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Dysfunctional Boardroom Behavior – 5 Steps to Manage

A dysfunctional board of directors can cause multiple challenges for any organization.
Industry leaders, celebrities, and subject experts often make up Boards. Many of these individuals are not accustomed to having their opinions challenged. So while they may add credibility, there’re not always a mutual fit.

Dysfunction arises when:

  • Individual behaviors, cognitive biases, decision-making styles and communication styles are not in sync.
  • Decisions are inconsistent or simply not made.
  • Board members have conflicting agendas.
  • There is lack of leadership from the Chair, no mutual respect and lack of trust.
  • Individuals react inappropriately under pressure.
  • Boardroom bullies are not managed or members just sit back and watch.

A 2009 Gallup Research paper revealed a 70% productivity gain when groups of people working together understood and were able to close the behavior performance gap. This study holds true today.

Every board plays an integral role in the success of the organization. When Board members are dysfunctional and not engaged, the flow on to the organization can be significant.

5 Steps to managing boardroom behavior.

  1. Commit to being behaviorally smart in the boardroom.
  2. Use a validated natural discovery process to assess key personality traits.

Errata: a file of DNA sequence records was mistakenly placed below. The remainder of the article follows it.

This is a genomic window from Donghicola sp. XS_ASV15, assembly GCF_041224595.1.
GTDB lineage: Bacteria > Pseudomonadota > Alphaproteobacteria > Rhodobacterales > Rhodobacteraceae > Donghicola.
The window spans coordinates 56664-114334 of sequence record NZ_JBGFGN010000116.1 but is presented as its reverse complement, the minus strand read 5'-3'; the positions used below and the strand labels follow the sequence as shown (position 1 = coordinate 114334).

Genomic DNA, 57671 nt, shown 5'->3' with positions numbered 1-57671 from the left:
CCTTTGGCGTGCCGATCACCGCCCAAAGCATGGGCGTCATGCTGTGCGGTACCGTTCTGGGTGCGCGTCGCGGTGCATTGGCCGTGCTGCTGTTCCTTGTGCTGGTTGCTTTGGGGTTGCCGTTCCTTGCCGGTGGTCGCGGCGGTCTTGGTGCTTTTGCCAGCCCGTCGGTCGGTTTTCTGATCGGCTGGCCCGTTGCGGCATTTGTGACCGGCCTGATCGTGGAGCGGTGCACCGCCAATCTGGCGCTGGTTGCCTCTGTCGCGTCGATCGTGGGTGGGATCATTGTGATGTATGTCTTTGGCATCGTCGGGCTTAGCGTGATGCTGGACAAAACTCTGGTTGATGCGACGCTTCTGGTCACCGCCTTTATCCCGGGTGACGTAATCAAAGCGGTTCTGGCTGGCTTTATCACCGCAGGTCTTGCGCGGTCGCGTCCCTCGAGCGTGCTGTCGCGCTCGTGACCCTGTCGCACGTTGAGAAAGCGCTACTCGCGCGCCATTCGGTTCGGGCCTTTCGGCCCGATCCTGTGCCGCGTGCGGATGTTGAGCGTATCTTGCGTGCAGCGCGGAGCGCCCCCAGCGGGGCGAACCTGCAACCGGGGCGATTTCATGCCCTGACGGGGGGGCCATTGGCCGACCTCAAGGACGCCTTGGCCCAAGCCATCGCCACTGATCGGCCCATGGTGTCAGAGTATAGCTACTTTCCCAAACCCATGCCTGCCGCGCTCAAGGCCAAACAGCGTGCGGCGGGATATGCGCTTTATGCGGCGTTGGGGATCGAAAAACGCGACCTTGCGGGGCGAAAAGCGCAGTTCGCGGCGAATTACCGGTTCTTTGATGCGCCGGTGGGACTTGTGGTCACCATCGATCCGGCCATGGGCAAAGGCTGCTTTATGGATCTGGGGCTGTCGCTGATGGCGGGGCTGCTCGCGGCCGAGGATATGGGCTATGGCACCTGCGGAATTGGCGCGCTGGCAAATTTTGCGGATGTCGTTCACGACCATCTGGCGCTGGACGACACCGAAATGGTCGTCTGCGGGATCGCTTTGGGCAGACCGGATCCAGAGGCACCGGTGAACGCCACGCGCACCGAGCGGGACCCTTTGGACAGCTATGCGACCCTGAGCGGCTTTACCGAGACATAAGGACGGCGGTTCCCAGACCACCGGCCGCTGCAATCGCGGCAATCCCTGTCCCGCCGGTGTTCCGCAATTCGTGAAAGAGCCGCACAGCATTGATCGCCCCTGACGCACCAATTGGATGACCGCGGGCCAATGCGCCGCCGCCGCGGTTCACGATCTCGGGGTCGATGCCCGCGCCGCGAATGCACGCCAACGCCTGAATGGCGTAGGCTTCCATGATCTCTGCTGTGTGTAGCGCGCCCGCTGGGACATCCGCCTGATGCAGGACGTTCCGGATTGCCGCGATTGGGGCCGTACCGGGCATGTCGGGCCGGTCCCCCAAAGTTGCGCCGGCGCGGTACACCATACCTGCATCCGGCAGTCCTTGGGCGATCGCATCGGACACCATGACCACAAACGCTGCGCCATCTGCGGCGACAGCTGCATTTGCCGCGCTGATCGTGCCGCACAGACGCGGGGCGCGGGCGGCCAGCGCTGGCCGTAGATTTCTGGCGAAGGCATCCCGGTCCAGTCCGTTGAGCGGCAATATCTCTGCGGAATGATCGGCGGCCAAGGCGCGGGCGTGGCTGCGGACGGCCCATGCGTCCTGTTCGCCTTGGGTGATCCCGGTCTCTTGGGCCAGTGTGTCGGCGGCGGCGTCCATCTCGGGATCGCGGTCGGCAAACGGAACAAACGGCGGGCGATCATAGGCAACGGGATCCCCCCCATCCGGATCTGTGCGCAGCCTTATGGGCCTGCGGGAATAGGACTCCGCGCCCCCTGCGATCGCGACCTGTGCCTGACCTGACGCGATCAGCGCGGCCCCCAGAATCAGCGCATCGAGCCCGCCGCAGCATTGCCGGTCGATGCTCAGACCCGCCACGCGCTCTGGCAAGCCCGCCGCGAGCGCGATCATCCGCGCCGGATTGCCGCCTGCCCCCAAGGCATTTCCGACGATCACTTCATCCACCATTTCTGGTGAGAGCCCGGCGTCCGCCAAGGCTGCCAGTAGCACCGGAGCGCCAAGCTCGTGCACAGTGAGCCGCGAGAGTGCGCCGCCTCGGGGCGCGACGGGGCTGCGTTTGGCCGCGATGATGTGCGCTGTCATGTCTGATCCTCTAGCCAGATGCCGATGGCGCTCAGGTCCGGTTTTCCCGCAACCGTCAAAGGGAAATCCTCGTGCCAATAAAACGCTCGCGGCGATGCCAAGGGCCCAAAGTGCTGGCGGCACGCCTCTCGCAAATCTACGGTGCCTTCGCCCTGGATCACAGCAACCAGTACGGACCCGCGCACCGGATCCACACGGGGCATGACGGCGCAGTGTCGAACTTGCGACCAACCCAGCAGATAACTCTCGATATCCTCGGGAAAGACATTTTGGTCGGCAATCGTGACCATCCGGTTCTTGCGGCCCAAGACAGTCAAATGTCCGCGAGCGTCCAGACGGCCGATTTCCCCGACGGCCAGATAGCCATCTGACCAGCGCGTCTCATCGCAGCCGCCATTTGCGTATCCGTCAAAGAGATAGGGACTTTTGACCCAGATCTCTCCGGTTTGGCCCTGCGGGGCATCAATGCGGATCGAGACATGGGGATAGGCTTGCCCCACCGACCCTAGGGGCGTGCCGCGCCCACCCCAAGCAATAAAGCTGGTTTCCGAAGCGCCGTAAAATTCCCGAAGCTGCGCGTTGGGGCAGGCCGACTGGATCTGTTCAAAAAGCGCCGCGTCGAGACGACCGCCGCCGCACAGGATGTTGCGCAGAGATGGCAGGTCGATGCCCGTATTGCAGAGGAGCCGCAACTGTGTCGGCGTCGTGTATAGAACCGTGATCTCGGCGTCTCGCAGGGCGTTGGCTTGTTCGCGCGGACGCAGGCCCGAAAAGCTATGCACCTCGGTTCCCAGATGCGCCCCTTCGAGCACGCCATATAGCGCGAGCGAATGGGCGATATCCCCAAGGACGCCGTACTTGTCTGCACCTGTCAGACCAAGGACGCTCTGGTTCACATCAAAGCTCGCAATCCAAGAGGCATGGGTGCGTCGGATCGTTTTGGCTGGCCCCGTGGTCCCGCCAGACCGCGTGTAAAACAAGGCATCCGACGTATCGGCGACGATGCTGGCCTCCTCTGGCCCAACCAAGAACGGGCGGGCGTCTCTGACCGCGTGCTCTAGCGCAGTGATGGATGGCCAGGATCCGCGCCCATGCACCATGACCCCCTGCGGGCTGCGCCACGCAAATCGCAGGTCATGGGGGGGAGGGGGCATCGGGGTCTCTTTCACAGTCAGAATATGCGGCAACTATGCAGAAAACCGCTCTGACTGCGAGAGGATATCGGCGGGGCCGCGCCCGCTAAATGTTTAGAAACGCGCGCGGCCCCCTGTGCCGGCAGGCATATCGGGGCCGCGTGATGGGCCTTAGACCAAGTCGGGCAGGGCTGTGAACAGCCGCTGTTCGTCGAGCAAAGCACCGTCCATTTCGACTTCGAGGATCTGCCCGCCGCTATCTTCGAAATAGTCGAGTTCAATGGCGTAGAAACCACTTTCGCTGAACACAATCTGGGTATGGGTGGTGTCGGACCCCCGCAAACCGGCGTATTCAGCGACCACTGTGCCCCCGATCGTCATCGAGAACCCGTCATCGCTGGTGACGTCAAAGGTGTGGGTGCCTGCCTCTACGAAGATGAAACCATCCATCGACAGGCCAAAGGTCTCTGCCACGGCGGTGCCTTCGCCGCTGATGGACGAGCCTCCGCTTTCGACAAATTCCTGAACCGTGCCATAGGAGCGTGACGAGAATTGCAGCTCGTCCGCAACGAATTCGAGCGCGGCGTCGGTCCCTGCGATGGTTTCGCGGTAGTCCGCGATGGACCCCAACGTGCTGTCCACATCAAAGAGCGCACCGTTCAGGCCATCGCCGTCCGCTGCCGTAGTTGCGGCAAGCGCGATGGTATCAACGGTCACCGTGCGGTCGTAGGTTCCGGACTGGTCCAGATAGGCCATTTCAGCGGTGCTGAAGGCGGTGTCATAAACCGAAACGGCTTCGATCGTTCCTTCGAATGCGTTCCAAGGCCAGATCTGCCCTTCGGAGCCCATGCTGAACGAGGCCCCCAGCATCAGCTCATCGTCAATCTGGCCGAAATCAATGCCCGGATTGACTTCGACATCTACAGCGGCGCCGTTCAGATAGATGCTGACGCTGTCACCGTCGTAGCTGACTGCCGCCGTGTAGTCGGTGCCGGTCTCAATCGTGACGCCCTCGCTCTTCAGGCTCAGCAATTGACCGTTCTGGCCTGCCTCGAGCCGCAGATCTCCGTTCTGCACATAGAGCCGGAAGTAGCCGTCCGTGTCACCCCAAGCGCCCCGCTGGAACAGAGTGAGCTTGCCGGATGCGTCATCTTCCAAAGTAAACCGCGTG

3. Use the outcomes to build a balanced relationship between all players.
  4. Appoint a highly skilled facilitator to work with individual directors to understand communication and behavioral styles.
  5. Commit to building a culture of understanding, acceptance, and respect.

Understanding different personalities can lead to better decision-making. Directors cannot fulfill their responsibilities in a boardroom where a few dysfunctional members are allowed to control the meeting or obstruct board decision-making.

Carol Pocklington

Carol Pocklington - Human Behavior Solutions Analyst

Carol is a member of our research and development team assisting in the development of our behavioral products.
She has worked with Hugh Massie since 2001 since the Financial DNA understanding concept was conceived.


Carol's DNA Natural Behavior Style is - Facilitator


Carol is a Facilitator. Facilitators are persistent, goal-oriented people who promote team effort in order to complete tasks. Facilitators lead by setting examples and by achieving goals. Their strong work ethic encourages others to excel and they have an excellent ability to deal calmly yet firmly with people using a facilitative style.

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